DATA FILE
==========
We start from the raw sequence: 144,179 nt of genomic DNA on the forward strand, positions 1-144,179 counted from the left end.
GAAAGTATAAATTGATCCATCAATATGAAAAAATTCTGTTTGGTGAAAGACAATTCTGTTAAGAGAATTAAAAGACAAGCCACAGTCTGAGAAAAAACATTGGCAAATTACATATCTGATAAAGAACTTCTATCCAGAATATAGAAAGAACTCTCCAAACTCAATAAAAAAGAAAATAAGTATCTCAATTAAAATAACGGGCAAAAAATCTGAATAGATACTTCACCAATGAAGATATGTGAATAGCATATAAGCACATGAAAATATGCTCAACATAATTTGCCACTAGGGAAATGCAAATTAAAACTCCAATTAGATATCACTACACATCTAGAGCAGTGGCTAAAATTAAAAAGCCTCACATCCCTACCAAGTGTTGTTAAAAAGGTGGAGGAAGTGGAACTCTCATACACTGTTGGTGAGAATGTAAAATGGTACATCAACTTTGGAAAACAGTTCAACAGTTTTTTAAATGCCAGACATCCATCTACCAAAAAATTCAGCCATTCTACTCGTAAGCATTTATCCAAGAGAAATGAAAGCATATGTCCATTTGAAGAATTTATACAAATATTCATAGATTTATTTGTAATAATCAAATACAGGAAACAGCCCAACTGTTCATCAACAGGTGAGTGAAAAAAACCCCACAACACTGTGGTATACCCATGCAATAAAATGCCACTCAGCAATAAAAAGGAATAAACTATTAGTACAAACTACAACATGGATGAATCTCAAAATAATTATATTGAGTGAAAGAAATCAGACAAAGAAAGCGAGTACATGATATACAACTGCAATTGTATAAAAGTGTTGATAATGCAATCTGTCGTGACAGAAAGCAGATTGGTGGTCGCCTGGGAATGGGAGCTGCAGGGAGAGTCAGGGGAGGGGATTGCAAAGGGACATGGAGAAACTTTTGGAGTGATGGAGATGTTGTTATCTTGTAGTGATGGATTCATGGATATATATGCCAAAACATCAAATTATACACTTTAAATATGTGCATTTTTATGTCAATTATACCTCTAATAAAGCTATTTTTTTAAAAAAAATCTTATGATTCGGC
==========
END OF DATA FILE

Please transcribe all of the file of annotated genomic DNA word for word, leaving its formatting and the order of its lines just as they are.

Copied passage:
We start from the raw sequence: 144,179 nt of genomic DNA on the forward strand, positions 1-144,179 counted from the left end.
GAAAGTATAAATTGATCCATCAATATGAAAAAATTCTGTTTGGTGAAAGACAATTCTGTTAAGAGAATTAAAAGACAAGCCACAGTCTGAGAAAAAACATTGGCAAATTACATATCTGATAAAGAACTTCTATCCAGAATATAGAAAGAACTCTCCAAACTCAATAAAAAAGAAAATAAGTATCTCAATTAAAATAACGGGCAAAAAATCTGAATAGATACTTCACCAATGAAGATATGTGAATAGCATATAAGCACATGAAAATATGCTCAACATAATTTGCCACTAGGGAAATGCAAATTAAAACTCCAATTAGATATCACTACACATCTAGAGCAGTGGCTAAAATTAAAAAGCCTCACATCCCTACCAAGTGTTGTTAAAAAGGTGGAGGAAGTGGAACTCTCATACACTGTTGGTGAGAATGTAAAATGGTACATCAACTTTGGAAAACAGTTCAACAGTTTTTTAAATGCCAGACATCCATCTACCAAAAAATTCAGCCATTCTACTCGTAAGCATTTATCCAAGAGAAATGAAAGCATATGTCCATTTGAAGAATTTATACAAATATTCATAGATTTATTTGTAATAATCAAATACAGGAAACAGCCCAACTGTTCATCAACAGGTGAGTGAAAAAAACCCCACAACACTGTGGTATACCCATGCAATAAAATGCCACTCAGCAATAAAAAGGAATAAACTATTAGTACAAACTACAACATGGATGAATCTCAAAATAATTATATTGAGTGAAAGAAATCAGACAAAGAAAGCGAGTACATGATATACAACTGCAATTGTATAAAAGTGTTGATAATGCAATCTGTCGTGACAGAAAGCAGATTGGTGGTCGCCTGGGAATGGGAGCTGCAGGGAGAGTCAGGGGAGGGGATTGCAAAGGGACATGGAGAAACTTTTGGAGTGATGGAGATGTTGTTATCTTGTAGTGATGGATTCATGGATATATATGCCAAAACATCAAATTATACACTTTAAATATGTGCATTTTTATGTCAATTATACCTCTAATAAAGCTATTTTTTTAAAAAAAATCTTATGATTCGGC